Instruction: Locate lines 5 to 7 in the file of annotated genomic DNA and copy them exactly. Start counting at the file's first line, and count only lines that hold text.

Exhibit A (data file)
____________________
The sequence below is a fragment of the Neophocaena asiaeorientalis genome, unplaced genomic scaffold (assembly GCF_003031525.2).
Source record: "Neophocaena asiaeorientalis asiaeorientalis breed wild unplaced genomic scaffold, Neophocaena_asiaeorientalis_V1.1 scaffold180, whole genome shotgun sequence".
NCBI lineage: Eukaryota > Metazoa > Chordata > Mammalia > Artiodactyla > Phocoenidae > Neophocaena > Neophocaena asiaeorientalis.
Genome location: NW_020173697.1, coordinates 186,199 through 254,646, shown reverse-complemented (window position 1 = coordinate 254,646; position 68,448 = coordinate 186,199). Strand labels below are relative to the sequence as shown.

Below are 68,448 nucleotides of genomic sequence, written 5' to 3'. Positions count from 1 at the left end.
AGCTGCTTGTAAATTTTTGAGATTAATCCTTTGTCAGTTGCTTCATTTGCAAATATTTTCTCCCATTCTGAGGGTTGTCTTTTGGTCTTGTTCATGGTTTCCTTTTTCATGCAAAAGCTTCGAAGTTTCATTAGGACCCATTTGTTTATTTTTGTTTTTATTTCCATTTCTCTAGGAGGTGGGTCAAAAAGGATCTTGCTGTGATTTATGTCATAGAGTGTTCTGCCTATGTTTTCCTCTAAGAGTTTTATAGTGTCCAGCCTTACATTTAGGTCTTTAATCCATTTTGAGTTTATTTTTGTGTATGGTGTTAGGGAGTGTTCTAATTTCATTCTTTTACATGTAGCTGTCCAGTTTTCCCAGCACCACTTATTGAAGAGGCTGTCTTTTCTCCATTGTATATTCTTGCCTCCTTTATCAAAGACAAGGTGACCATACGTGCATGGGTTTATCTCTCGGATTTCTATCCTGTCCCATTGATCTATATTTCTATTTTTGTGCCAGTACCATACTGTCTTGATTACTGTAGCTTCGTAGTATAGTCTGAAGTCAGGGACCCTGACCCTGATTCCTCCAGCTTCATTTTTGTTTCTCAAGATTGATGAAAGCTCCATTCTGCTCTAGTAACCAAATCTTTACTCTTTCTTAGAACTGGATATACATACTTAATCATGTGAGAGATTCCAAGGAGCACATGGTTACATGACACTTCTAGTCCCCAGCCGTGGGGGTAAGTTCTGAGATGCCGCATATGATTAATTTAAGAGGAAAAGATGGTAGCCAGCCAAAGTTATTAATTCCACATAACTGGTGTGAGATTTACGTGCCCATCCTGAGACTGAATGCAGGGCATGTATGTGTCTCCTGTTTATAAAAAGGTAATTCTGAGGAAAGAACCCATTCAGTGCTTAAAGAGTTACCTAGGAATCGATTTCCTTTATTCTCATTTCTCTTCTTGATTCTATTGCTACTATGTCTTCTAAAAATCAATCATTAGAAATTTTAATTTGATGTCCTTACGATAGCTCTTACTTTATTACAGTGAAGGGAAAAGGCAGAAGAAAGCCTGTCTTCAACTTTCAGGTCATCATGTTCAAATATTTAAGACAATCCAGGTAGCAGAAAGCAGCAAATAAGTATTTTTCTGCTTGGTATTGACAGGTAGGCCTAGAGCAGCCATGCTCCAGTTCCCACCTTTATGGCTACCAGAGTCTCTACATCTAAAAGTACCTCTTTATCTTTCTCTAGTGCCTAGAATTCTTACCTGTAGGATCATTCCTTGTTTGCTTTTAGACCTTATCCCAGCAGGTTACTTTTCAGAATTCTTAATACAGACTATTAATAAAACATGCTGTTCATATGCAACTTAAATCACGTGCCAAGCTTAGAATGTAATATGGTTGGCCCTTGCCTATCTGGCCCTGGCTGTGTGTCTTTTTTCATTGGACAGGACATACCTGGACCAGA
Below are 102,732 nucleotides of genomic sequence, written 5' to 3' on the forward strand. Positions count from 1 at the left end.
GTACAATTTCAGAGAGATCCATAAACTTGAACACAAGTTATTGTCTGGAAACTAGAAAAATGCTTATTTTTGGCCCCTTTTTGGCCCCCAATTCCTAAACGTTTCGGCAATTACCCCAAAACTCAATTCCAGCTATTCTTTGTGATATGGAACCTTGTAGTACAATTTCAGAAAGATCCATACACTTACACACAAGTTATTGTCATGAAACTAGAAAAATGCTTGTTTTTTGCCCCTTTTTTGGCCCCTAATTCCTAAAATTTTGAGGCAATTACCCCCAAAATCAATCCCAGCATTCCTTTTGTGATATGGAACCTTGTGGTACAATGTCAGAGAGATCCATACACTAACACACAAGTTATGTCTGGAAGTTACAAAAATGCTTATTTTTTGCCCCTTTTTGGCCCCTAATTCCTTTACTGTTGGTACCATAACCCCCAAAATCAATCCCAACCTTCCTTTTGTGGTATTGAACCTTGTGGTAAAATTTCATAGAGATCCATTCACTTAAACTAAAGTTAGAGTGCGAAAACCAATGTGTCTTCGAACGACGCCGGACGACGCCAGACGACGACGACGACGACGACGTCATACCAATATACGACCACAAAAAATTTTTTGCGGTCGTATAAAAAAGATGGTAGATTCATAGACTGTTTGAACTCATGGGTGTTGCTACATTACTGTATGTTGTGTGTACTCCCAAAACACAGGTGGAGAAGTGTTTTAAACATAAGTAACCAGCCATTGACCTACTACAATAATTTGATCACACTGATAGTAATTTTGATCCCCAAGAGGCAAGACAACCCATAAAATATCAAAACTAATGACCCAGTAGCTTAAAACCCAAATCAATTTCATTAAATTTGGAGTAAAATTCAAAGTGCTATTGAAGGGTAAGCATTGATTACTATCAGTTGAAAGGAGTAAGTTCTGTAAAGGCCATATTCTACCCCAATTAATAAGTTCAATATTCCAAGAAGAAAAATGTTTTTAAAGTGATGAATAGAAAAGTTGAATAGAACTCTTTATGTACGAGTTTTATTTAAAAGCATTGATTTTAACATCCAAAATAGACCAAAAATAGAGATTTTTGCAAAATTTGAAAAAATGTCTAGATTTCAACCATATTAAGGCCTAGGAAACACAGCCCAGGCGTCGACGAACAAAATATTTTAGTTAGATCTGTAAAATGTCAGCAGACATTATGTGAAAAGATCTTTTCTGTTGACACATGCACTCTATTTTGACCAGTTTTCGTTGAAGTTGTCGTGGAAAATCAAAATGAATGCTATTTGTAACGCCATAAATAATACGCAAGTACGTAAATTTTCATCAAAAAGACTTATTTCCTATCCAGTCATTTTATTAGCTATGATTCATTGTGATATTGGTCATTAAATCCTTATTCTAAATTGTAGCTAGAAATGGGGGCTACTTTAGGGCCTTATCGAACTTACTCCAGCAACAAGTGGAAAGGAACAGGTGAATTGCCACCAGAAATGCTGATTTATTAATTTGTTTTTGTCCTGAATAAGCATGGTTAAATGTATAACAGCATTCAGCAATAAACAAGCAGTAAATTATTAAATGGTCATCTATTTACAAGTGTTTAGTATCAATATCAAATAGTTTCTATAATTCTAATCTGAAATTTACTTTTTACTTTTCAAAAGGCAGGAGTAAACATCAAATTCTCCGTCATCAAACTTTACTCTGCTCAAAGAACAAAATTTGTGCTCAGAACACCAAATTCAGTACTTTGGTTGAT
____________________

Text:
Below are 68,448 nucleotides of genomic sequence, written 5' to 3'. Positions count from 1 at the left end.
AGCTGCTTGTAAATTTTTGAGATTAATCCTTTGTCAGTTGCTTCATTTGCAAATATTTTCTCCCATTCTGAGGGTTGTCTTTTGGTCTTGTTCATGGTTTCCTTTTTCATGCAAAAGCTTCGAAGTTTCATTAGGACCCATTTGTTTATTTTTGTTTTTATTTCCATTTCTCTAGGAGGTGGGTCAAAAAGGATCTTGCTGTGATTTATGTCATAGAGTGTTCTGCCTATGTTTTCCTCTAAGAGTTTTATAGTGTCCAGCCTTACATTTAGGTCTTTAATCCATTTTGAGTTTATTTTTGTGTATGGTGTTAGGGAGTGTTCTAATTTCATTCTTTTACATGTAGCTGTCCAGTTTTCCCAGCACCACTTATTGAAGAGGCTGTCTTTTCTCCATTGTATATTCTTGCCTCCTTTATCAAAGACAAGGTGACCATACGTGCATGGGTTTATCTCTCGGATTTCTATCCTGTCCCATTGATCTATATTTCTATTTTTGTGCCAGTACCATACTGTCTTGATTACTGTAGCTTCGTAGTATAGTCTGAAGTCAGGGACCCTGACCCTGATTCCTCCAGCTTCATTTTTGTTTCTCAAGATTGATGAAAGCTCCATTCTGCTCTAGTAACCAAATCTTTACTCTTTCTTAGAACTGGATATACATACTTAATCATGTGAGAGATTCCAAGGAGCACATGGTTACATGACACTTCTAGTCCCCAGCCGTGGGGGTAAGTTCTGAGATGCCGCATATGATTAATTTAAGAGGAAAAGATGGTAGCCAGCCAAAGTTATTAATTCCACATAACTGGTGTGAGATTTACGTGCCCATCCTGAGACTGAATGCAGGGCATGTATGTGTCTCCTGTTTATAAAAAGGTAATTCTGAGGAAAGAACCCATTCAGTGCTTAAAGAGTTACCTAGGAATCGATTTCCTTTATTCTCATTTCTCTTCTTGATTCTATTGCTACTATGTCTTCTAAAAATCAATCATTAGAAATTTTAATTTGATGTCCTTACGATAGCTCTTACTTTATTACAGTGAAGGGAAAAGGCAGAAGAAAGCCTGTCTTCAACTTTCAGGTCATCATGTTCAAATATTTAAGACAATCCAGGTAGCAGAAAGCAGCAAATAAGTATTTTTCTGCTTGGTATTGACAGGTAGGCCTAGAGCAGCCATGCTCCAGTTCCCACCTTTATGGCTACCAGAGTCTCTACATCTAAAAGTACCTCTTTATCTTTCTCTAGTGCCTAGAATTCTTACCTGTAGGATCATTCCTTGTTTGCTTTTAGACCTTATCCCAGCAGGTTACTTTTCAGAATTCTTAATACAGACTATTAATAAAACATGCTGTTCATATGCAACTTAAATCACGTGCCAAGCTTAGAATGTAATATGGTTGGCCCTTGCCTATCTGGCCCTGGCTGTGTGTCTTTTTTCATTGGACAGGACATACCTGGACCAGA
Below are 102,732 nucleotides of genomic sequence, written 5' to 3' on the forward strand. Positions count from 1 at the left end.